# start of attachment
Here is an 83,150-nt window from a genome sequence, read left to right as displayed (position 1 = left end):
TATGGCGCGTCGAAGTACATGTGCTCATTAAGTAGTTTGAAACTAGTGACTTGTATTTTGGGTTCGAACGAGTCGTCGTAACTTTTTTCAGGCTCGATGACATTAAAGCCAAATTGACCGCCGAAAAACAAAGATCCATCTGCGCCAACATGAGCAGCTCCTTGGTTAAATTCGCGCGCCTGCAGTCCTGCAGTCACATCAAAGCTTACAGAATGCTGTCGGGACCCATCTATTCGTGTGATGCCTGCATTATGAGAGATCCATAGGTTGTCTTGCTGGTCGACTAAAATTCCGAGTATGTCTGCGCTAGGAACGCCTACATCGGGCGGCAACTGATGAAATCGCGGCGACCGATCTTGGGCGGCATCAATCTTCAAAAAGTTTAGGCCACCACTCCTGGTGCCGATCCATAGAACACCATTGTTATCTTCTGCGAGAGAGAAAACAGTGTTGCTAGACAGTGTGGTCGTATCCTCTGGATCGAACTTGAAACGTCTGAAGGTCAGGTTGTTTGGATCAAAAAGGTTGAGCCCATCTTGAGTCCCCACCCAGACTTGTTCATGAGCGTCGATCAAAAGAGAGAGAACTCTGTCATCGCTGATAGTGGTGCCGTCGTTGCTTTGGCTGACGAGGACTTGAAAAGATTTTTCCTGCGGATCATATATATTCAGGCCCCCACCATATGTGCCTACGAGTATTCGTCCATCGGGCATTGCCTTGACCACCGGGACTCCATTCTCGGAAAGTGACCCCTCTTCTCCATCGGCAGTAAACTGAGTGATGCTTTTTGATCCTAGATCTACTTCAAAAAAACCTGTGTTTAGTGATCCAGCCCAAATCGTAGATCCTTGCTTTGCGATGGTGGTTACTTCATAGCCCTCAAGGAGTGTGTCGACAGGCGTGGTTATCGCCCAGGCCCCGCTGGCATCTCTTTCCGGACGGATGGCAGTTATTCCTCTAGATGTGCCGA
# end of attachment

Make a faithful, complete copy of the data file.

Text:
Here is an 83,150-nt window from a genome sequence, read left to right as displayed (position 1 = left end):
TATGGCGCGTCGAAGTACATGTGCTCATTAAGTAGTTTGAAACTAGTGACTTGTATTTTGGGTTCGAACGAGTCGTCGTAACTTTTTTCAGGCTCGATGACATTAAAGCCAAATTGACCGCCGAAAAACAAAGATCCATCTGCGCCAACATGAGCAGCTCCTTGGTTAAATTCGCGCGCCTGCAGTCCTGCAGTCACATCAAAGCTTACAGAATGCTGTCGGGACCCATCTATTCGTGTGATGCCTGCATTATGAGAGATCCATAGGTTGTCTTGCTGGTCGACTAAAATTCCGAGTATGTCTGCGCTAGGAACGCCTACATCGGGCGGCAACTGATGAAATCGCGGCGACCGATCTTGGGCGGCATCAATCTTCAAAAAGTTTAGGCCACCACTCCTGGTGCCGATCCATAGAACACCATTGTTATCTTCTGCGAGAGAGAAAACAGTGTTGCTAGACAGTGTGGTCGTATCCTCTGGATCGAACTTGAAACGTCTGAAGGTCAGGTTGTTTGGATCAAAAAGGTTGAGCCCATCTTGAGTCCCCACCCAGACTTGTTCATGAGCGTCGATCAAAAGAGAGAGAACTCTGTCATCGCTGATAGTGGTGCCGTCGTTGCTTTGGCTGACGAGGACTTGAAAAGATTTTTCCTGCGGATCATATATATTCAGGCCCCCACCATATGTGCCTACGAGTATTCGTCCATCGGGCATTGCCTTGACCACCGGGACTCCATTCTCGGAAAGTGACCCCTCTTCTCCATCGGCAGTAAACTGAGTGATGCTTTTTGATCCTAGATCTACTTCAAAAAAACCTGTGTTTAGTGATCCAGCCCAAATCGTAGATCCTTGCTTTGCGATGGTGGTTACTTCATAGCCCTCAAGGAGTGTGTCGACAGGCGTGGTTATCGCCCAGGCCCCGCTGGCATCTCTTTCCGGACGGATGGCAGTTATTCCTCTAGATGTGCCGA